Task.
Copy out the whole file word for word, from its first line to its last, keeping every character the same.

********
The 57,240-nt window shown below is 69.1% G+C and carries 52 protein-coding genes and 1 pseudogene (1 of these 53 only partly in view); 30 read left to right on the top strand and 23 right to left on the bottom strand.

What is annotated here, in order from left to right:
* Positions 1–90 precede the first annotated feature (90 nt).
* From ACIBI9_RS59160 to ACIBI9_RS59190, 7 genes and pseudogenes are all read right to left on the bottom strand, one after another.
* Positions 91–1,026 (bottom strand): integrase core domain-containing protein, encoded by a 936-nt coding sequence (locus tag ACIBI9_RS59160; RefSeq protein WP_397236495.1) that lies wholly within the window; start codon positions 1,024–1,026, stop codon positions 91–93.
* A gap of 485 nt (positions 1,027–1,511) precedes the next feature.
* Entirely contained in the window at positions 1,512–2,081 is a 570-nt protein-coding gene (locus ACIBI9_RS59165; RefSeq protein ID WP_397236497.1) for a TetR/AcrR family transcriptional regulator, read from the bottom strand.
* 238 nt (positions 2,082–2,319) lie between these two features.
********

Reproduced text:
The 57,240-nt window shown below is 69.1% G+C and carries 52 protein-coding genes and 1 pseudogene (1 of these 53 only partly in view); 30 read left to right on the top strand and 23 right to left on the bottom strand.

What is annotated here, in order from left to right:
* Positions 1–90 precede the first annotated feature (90 nt).
* From ACIBI9_RS59160 to ACIBI9_RS59190, 7 genes and pseudogenes are all read right to left on the bottom strand, one after another.
* Positions 91–1,026 (bottom strand): integrase core domain-containing protein, encoded by a 936-nt coding sequence (locus tag ACIBI9_RS59160; RefSeq protein WP_397236495.1) that lies wholly within the window; start codon positions 1,024–1,026, stop codon positions 91–93.
* A gap of 485 nt (positions 1,027–1,511) precedes the next feature.
* Entirely contained in the window at positions 1,512–2,081 is a 570-nt protein-coding gene (locus ACIBI9_RS59165; RefSeq protein ID WP_397236497.1) for a TetR/AcrR family transcriptional regulator, read from the bottom strand.
* 238 nt (positions 2,082–2,319) lie between these two features.